What is happening in Malaysia’s healthcare? Organization and Hospital Priorities

This blog will provide a concise glimpse of Malaysia’ macroeconomic situation, its healthcare-provision characteristics and organization, as well as highlight the priorities and activities shaping its private and public hospital sectors.

Economic overview and healthcare expenditure

Since the 1950’s Malaysia is one of the steadiest and highest performing nations economically in Asia, with an average annual GDP growth of near 6% in the last 50 years. Its current GDP growth is 4.2% (2016). It has the 4th largest market economy in Southeast Asia, and the 35th largest economy in the world based on nominal GDP. GDP growth is expected to remain anchored by domestic demand and to remain moderate in the coming year.

Malaysia’s healthcare expenditure in 2016 as a percentage of GDP is 4.3%. This is average for the Southeast Asia region. In comparison, Singapore spends 5.6% of GDP on healthcare, Thailand spends 6.9% and Indonesia spends 2.9%.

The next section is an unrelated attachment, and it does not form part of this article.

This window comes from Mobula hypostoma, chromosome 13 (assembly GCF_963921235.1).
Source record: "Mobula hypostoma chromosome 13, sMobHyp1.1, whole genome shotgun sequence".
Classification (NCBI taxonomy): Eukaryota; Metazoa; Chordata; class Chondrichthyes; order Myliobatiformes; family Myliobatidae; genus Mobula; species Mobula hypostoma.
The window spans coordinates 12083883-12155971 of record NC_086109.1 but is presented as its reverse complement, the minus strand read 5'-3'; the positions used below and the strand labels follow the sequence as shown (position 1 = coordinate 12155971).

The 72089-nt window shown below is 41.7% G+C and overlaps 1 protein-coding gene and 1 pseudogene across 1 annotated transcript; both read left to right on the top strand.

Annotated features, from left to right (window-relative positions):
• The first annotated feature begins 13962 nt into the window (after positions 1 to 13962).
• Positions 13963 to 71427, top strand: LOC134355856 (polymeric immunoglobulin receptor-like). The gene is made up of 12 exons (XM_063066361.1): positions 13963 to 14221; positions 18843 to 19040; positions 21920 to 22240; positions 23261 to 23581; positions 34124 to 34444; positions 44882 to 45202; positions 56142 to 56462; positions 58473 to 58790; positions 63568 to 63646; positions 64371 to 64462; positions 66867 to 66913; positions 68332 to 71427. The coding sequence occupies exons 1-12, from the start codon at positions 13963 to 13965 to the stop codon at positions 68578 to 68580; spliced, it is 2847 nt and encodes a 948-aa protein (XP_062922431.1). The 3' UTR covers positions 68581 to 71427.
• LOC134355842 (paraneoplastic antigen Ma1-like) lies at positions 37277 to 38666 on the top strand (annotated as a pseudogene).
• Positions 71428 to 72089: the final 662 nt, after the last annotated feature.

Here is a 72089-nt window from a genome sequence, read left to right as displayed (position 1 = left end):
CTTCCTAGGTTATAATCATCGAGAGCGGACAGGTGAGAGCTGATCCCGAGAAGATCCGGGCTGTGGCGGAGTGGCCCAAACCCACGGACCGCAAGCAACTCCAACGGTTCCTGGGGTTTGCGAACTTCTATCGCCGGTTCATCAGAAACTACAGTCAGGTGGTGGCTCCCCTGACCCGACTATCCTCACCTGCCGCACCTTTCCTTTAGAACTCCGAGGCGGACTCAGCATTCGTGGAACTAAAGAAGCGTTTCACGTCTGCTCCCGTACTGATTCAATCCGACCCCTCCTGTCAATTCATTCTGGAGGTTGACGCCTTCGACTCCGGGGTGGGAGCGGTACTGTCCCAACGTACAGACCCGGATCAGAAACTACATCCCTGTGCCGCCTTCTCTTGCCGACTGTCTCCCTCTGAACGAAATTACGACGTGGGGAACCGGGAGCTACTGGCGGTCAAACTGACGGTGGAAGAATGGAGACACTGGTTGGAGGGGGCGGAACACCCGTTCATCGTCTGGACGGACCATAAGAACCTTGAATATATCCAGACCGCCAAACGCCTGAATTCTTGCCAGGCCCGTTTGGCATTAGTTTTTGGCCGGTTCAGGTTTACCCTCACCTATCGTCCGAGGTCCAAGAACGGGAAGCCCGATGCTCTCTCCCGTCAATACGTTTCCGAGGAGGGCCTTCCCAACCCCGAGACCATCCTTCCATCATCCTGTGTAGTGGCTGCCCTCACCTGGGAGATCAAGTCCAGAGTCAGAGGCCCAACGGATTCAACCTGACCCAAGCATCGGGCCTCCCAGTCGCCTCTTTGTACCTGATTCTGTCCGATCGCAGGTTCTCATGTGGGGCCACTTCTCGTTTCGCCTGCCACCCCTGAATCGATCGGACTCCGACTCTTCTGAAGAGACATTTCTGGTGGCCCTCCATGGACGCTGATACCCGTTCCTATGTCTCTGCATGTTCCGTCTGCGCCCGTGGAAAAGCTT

National healthcare organization in Malaysia

Malaysia healthcare system
Malaysia healthcare system

Characteristics of Malaysian health and healthcare

Malaysia has a strong healthcare structure, with a government-sponsored universal-coverage healthcare system. Healthcare indicators are higher than the regional averages, and public esteem and satisfaction with the healthcare provisions are relatively positive.

Characteristics of Malaysia’s healthcare (HC) organization include: